Jennifer: I think you’re terrific. And this was such a blast for me to watch. 

Benedict: Thank you very much.

Jennifer: I figure it’s going to appeal to a lot of people, and just like you said, it gives a voice to people that don’t have a voice. I think that’s very powerful.

Benedict: I hope so. 

Jennifer: But thank you so much. It was such a pleasure to talk to you.

Benedict: Thank you.

Trezzure (Anna Lore), shown. (Photo by: Patrick Wymore/Hulu)

Anna Lore (Trezzure)

Jennifer: Hi Anna.

Anna Lore: Hi, how’s it going?

Jennifer: Good, how are you?

Anna Lore: I’m doing good.

Jennifer: First of all, I loved MY VALENTINE. I think it’s just fabulous, and it’s aesthetic, and everything is totally up my alley.

Anna Lore: I love that. 

Jennifer: But I love the series…it has such great female directors. Some of my favorite female directors have the past episodes and now Maggie. And you have worked with Maggie previously, I believe?

Anna Lore: Yeah. I have, yeah.

Jennifer: Did she tell you about this project? Or how did you come about it?

Anna Lore: So I kind of knew that she was working on it, but then the audition just came through my rep, and I submitted a tape for it. And I think the tape was like a couple of days before the table read, maybe. Before everything was… all of the I’s dotted and the T’s crossed, et cetera. So yeah, it was like a super-fast…

Jennifer: Turnaround.

Anna Lore: Yeah, it was crazy fast.

Jennifer: I love, first of all, the voice you do for Trezzure is amazing. 

Anna Lore: Thank you.

Jennifer: I was like I love that because I know that because I’ve seen your other stuff. I’m like, I know that’s not you, but I love the voice of her. But I think there’s such a right message in this particular film, just about self-love, and it deals with so many important topics like abuse and just being authentic to yourself. What do you want audiences to take away from watching this film?

Anna Lore: You know, the main I think is so interesting about the script is the depiction of emotional abuse.

Jennifer: Yep, you’re right.

Anna Lore: I think that’s something that we don’t usually get an inside look at. And everyone knows someone who’s experienced emotional abuse before. And there was obviously… there’s definitely physical abuse in the film as well, but just that one we don’t really see.

Anna Lore: And the thing that I think was interesting for me, especially with Trezzure, is that Trezzure is completely in love with Royal. She’s in love with him. Even though from an outside perspective, we’re like wow, this is fucked up. But within that relationship, I think it’s so interesting to see how that kind of manipulation works, and that kind of crazy clouded state that an emotionally abusive partner keeps you in. And so I think that that’s going to be interesting for people who maybe haven’t experienced that, or don’t know what that’s like. Or you know, “Why would you stay?” that kind of thing. I just think it’s interesting to see it laid out the way that it is.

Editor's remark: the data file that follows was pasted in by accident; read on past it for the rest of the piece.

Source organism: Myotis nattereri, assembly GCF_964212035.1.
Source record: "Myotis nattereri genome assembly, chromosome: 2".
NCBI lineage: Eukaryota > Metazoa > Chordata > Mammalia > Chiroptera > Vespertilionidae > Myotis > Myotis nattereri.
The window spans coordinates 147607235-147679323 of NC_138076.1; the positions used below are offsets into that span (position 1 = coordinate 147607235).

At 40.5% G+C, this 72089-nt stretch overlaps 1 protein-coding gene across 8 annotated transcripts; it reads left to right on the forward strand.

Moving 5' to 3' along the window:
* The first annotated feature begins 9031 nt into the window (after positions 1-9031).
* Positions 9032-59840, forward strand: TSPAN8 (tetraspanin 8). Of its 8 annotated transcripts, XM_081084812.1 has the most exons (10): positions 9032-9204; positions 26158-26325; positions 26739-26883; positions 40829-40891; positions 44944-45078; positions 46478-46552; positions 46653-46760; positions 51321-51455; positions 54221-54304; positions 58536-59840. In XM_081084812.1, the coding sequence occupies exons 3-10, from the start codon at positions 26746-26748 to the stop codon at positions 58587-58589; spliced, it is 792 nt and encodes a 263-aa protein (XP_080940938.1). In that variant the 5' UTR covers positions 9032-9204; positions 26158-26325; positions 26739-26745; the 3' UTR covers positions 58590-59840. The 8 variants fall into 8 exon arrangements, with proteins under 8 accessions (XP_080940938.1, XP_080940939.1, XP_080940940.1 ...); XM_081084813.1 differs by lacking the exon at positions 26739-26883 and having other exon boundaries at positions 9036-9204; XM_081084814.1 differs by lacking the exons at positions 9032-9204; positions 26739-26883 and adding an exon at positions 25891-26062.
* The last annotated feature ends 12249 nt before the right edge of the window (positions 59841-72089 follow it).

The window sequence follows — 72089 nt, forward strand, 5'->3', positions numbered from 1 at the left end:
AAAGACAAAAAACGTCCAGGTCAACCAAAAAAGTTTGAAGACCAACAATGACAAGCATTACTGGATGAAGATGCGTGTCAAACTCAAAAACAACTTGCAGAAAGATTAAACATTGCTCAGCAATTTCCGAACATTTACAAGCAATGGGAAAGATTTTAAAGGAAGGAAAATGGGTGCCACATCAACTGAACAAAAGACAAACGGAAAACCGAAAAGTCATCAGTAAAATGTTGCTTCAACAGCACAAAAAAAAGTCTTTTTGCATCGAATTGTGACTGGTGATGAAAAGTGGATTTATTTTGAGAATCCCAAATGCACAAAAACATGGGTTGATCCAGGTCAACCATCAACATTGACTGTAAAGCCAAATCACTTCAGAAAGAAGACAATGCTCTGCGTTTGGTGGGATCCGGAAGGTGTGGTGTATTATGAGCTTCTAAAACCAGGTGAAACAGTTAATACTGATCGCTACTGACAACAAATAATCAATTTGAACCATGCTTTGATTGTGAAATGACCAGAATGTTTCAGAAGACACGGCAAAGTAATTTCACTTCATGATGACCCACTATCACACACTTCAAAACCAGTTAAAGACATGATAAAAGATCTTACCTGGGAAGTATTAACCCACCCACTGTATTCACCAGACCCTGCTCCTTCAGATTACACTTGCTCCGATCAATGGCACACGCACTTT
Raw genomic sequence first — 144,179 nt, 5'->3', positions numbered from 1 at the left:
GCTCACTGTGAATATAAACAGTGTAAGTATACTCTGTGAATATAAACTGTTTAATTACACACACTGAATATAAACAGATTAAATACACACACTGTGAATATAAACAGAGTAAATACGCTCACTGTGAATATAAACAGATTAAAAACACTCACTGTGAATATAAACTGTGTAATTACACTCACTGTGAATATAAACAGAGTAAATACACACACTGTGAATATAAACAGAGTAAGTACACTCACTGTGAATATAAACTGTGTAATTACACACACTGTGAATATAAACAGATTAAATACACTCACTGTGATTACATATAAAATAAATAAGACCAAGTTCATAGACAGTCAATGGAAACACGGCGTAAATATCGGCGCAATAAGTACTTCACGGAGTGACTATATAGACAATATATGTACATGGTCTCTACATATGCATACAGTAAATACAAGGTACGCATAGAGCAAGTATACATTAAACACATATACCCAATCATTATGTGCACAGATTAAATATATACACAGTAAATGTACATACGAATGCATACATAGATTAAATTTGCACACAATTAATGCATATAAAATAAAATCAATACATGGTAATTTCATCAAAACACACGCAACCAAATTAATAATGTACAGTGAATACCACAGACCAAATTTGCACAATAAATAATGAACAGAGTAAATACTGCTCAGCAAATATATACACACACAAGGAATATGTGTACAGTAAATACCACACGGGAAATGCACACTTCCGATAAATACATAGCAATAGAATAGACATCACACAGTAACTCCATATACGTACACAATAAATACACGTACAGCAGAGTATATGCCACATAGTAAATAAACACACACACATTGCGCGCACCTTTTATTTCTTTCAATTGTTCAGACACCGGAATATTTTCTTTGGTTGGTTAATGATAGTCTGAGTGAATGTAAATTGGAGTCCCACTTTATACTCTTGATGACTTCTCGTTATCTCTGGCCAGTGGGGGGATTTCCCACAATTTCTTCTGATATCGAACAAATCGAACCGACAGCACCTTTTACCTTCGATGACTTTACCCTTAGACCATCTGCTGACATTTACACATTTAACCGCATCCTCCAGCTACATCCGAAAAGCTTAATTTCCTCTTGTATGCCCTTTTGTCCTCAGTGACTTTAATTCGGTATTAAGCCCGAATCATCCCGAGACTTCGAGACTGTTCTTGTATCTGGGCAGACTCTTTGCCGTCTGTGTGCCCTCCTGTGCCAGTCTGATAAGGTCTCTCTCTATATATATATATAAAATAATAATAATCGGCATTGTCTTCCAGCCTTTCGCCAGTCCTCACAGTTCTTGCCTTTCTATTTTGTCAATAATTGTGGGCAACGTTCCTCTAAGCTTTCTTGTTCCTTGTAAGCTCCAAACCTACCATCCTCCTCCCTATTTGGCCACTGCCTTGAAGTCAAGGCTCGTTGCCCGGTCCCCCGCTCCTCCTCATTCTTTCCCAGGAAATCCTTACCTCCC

Jennifer: You know what’s so funny, because it is entirely accurate, and while I was watching it, I was very aware it’s emotional abuse and the manipulation that goes on, but I didn’t even put two and two together that, you’re right, that isn’t something that we ever see. When abuse is depicted, it’s always physical, but it rarely goes into this deep into how people are manipulated.

Anna Lore: Yeah, yeah, exactly. It’s just so insidious, and it’s interesting to watch from an audience perspective, I’m sure. It’s hard for me to like look at it from the outside looking in, you know what I mean? I’m on the inside of it, sort of. But the honesty, I think, in the relationships, the way everyone plays those relationships, even though the circumstances seem so larger than life and the style of the film is so larger than life, I think that everyone did an excellent job of finding the reality of what’s going on. And Benedict just did a phenomenal job with his character.

Jennifer: Oh, he’s fantastic. And the scary thing is, I’m like, oh, there’s parts of his character that completely remind me of people I’ve encountered in entertainment, unfortunately like the weird narcissism and stuff. I’m like, oh my God, they remind me specifically of a person. So definitely, even though it is heightened circumstances, all the characters are genuine and relatable.

Anna Lore: Yeah, in a way where you’re like, “Oh no, I’ve met that person.”

Jennifer: I love too, how the film, it goes between… and kind of Maggie’s background is in music. So it does go-between like these choreographed kinds of music videos, visually, and then what’s happening in reality. And I just love all of that. To me, it’s almost like “Jem and the Holograms,” but very visceral and raw, which is totally what I want to watch.